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NCJRS Abstract

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NCJ Number: 93939 Add to Shopping cart Find in a Library
Title: Homicide, 1984
Corporate Author: Law Reform Cmssn of Canada
Canada
Date Published: 1984
Page Count: 119
Sponsoring Agency: Law Reform Cmssn of Canada
Ottawa, Ontario K1A OL6, Canada
National Institute of Justice/
Rockville, MD 20849
Sale Source: Law Reform Cmssn of Canada
130 Albert Street
Ottawa, Ontario K1A OL6,
Canada

National Institute of Justice/
NCJRS paper reproduction
Box 6000, Dept F
Rockville, MD 20849
United States of America
Document: PDF
Language: English; French
Country: Canada
Annotation: Canada should revise its homicide laws so that they contain only two offenses: intentional homicide and reckless homicide.
Abstract: The current laws are now spread over 35 sections and 4,000 words of the criminal code. The proposed changes would remove many anachronisms, fictions, and complexities and would realign the legal concepts to match commonsense views about killing. The proposed law would have only eight sections. Intentional homicide would mean killing on purpose. Reckless homicide would mean killing through taking unjustifiable risks. The various forms of constructive murder -- crimes in which offenders cause death during the commission of another offense even though they do not intend to take another person's life -- would be abolished. The proposals would also abolish, in part, the fixed penalty for murder. Intentional homicide would be split into two degrees. The first degree would cover contract killings, killings for monetary gain, political assassinations, and repeated killings showing contempt for human life. A high minimum penalty would be established. The second degree would cover all other intentional homicides, such as killing in the heat of passion and mercy killing. For these crimes, only a maximum penalty would be imposed. Reckless homicide would carry a lesser maximum penalty than intentional homicide. Reference notes are provided. (Publisher summary modified)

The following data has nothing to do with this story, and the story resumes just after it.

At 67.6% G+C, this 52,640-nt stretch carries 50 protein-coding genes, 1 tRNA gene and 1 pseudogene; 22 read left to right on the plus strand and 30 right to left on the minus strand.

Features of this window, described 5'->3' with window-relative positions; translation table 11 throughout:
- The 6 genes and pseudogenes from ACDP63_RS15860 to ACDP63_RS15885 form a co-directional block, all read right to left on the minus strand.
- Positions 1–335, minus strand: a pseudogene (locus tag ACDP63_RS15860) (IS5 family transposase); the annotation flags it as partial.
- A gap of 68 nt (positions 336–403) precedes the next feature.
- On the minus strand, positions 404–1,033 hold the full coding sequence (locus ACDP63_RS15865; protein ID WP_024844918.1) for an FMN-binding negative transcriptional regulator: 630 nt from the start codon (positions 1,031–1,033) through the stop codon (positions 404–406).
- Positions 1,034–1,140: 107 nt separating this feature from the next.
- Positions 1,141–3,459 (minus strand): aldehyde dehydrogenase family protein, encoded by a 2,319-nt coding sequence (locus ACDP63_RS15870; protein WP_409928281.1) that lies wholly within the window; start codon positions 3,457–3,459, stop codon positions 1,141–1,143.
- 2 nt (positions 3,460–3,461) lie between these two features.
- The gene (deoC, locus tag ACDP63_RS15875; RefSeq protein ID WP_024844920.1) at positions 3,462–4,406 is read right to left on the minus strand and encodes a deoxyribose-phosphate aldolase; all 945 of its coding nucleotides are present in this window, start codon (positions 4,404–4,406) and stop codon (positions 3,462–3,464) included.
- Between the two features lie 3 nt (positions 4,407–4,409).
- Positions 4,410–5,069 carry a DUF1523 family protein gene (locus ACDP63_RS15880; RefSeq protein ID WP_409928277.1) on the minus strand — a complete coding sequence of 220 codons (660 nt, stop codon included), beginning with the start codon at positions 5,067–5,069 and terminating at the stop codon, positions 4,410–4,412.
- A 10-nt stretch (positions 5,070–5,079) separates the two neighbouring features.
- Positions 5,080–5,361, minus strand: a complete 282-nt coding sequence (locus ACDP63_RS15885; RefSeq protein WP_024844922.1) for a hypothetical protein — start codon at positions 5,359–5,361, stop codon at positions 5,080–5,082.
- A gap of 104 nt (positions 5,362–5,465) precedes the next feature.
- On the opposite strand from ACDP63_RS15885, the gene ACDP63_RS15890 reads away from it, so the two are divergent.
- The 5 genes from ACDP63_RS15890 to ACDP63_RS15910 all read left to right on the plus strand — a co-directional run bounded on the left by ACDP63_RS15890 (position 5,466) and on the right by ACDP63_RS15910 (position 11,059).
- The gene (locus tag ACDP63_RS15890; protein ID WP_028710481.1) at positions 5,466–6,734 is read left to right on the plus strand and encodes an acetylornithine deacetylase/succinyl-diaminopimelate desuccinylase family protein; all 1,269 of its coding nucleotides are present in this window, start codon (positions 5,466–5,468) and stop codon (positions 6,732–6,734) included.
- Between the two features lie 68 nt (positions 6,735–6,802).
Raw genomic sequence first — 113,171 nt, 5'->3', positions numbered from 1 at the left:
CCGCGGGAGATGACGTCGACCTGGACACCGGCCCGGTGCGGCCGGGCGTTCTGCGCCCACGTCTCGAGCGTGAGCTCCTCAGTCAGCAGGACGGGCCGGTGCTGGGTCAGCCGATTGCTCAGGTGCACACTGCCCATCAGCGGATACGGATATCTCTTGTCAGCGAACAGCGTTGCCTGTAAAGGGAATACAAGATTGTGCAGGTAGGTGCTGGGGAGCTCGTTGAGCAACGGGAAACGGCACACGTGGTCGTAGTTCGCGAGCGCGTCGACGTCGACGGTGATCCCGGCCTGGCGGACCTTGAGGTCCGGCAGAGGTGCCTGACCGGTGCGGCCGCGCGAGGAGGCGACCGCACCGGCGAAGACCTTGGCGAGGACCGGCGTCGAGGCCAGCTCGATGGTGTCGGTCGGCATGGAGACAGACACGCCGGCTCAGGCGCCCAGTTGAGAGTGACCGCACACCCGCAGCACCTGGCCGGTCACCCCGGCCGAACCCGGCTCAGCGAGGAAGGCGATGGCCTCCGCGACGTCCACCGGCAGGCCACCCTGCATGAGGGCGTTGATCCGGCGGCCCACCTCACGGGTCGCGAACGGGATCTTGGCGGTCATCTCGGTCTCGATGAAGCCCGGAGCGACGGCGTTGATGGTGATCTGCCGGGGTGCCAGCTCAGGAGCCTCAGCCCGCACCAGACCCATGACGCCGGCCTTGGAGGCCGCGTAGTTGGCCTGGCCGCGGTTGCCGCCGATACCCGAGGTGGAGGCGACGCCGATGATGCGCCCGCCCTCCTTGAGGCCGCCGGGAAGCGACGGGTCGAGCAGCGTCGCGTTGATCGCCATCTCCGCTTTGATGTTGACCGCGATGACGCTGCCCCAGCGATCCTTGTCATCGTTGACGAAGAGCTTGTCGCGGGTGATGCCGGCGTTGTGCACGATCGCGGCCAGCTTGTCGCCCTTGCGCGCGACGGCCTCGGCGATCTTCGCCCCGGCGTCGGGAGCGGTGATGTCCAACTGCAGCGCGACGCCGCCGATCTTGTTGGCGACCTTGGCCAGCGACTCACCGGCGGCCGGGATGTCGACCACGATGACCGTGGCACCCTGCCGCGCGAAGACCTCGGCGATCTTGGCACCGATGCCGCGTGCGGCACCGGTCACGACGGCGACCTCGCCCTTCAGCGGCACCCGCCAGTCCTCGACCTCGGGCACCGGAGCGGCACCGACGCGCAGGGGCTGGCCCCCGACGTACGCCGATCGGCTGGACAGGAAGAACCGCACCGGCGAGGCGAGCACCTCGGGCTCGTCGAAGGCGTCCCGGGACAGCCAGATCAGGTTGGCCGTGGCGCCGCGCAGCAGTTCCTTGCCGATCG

Index Term(s): Canada; Criminal codes; Homicide
Note: Working Paper number 33 includes English and French versions.
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